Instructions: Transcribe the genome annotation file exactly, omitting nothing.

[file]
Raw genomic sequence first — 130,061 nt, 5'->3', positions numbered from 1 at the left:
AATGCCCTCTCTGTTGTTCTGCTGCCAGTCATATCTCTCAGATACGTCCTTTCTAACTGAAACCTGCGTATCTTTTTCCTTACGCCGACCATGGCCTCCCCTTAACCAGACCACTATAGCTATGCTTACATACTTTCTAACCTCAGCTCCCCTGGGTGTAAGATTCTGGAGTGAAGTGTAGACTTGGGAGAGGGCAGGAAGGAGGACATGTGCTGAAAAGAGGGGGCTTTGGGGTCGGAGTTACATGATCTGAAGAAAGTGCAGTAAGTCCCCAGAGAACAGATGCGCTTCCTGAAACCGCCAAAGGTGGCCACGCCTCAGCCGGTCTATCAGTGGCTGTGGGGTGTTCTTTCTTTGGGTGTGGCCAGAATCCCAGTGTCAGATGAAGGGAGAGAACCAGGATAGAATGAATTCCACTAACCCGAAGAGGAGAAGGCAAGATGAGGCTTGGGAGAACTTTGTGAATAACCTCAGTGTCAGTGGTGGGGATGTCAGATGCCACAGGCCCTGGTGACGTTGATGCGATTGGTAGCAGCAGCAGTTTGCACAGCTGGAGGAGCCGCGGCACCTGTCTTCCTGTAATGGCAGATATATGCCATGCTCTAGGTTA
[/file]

Raw genomic sequence first — 130,061 nt, 5'->3', positions numbered from 1 at the left:
AATGCCCTCTCTGTTGTTCTGCTGCCAGTCATATCTCTCAGATACGTCCTTTCTAACTGAAACCTGCGTATCTTTTTCCTTACGCCGACCATGGCCTCCCCTTAACCAGACCACTATAGCTATGCTTACATACTTTCTAACCTCAGCTCCCCTGGGTGTAAGATTCTGGAGTGAAGTGTAGACTTGGGAGAGGGCAGGAAGGAGGACATGTGCTGAAAAGAGGGGGCTTTGGGGTCGGAGTTACATGATCTGAAGAAAGTGCAGTAAGTCCCCAGAGAACAGATGCGCTTCCTGAAACCGCCAAAGGTGGCCACGCCTCAGCCGGTCTATCAGTGGCTGTGGGGTGTTCTTTCTTTGGGTGTGGCCAGAATCCCAGTGTCAGATGAAGGGAGAGAACCAGGATAGAATGAATTCCACTAACCCGAAGAGGAGAAGGCAAGATGAGGCTTGGGAGAACTTTGTGAATAACCTCAGTGTCAGTGGTGGGGATGTCAGATGCCACAGGCCCTGGTGACGTTGATGCGATTGGTAGCAGCAGCAGTTTGCACAGCTGGAGGAGCCGCGGCACCTGTCTTCCTGTAATGGCAGATATATGCCATGCTCTAGGTTA